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The Consequences of Brexit [part 5] Read 1st post before posting

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3 minutes ago, apelike said:

It was not much of a majority though was it..303 to 296 votes.

 

 

Remind me of them massive majority in favour of brexit again..........................................................

Edited by Longcol

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2 minutes ago, Longcol said:

Remind me of them massive majority in favour of brexit again..........................................................

OK...  1,269,501

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7 minutes ago, apelike said:

OK...  1,269,501

Is that with or without the 1m missing and disqualified ballot papers

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10 minutes ago, apelike said:

OK...  1,269,501

And in percentage terms how much different is the referendum result to the 303 to 296 which you say "is not much of a majority"?

Edited by Longcol

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1 minute ago, I1L2T3 said:

Is that with or without the 1m missing and disqualified ballot papers

I think the results are calculated after the 26,033 rejected/disqualified ballot papers are taken off.. :)

1 minute ago, Longcol said:

And in percentage terms how much different is the referendum result to the 303 to 296 which you say "is not much of a majority"?

I'm sure you can work it out without me having to do it for you.

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1 hour ago, apelike said:

It was not much of a majority though was it..303 to 296 votes.

I hope you are not making the assumption that 296 of those MPs support no deal?

 

The vast majority of them are Tories who don't want no deal but are loyal to their own party. The only approximation of support for no deal is the 35 Tories who triggered the leadership challenge to Teresa May plus Kate Hoey and John Mann. Whatever the DUP say, they will not support no deal as it is the surest way to a United Ireland.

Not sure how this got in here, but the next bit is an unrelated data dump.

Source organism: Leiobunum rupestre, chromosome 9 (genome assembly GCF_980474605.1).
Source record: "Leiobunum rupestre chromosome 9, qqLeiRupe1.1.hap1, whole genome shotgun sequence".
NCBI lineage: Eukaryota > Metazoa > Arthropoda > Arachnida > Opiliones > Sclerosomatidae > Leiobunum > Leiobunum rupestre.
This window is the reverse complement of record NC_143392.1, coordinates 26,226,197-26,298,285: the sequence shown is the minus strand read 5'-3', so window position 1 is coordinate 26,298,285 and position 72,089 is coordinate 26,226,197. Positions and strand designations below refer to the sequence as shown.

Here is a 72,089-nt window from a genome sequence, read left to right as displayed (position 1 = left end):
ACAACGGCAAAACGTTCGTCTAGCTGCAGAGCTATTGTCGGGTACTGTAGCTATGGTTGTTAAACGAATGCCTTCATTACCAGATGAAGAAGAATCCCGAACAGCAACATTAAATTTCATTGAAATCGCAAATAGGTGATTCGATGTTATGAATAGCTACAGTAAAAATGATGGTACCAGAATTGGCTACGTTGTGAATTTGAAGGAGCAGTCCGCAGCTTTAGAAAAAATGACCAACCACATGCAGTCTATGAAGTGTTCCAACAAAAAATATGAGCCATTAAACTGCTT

37 out of 600 is less than 4%.

 

The most relevant choice for Tory MPs will be No Brexit vs No Deal. No one really knows how that stands at the moment but the smart money would be a a strong showing for no Brexit. When May's deal is binned off, no deal vs no Brexit will be the only game in town.

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12 hours ago, I1L2T3 said:

If we’d gone down the EEA/EFTA route we’d be done and dusted, and looking forward to March without too much trepidation.

 

If anybody is honest about it, it’s clear that the right wing of the Tory party has held the country to ransom. We’ve ended up in this mess because of their demands

There can’t be a no deal because the damage inflicted would so great any MP that supported it would be unelectable.

If we'd gone down the EEA/EFTA route then freedom of movement would continue which would make a mockery of the EU referendum result, 

 

If we are honest we've ended up in this mess because  the majority of MPs never wanted the UK to leave the EU and far too many of them don't respect the democratic wishes of the majority of the  people who voted in the EU referendum.  The only way Brexit would have happened smoothly is if the ruling party had campaigned to leave the EU and had a big majority in Parliament meaning their wishes mirrored the wishes of the democratic UK people.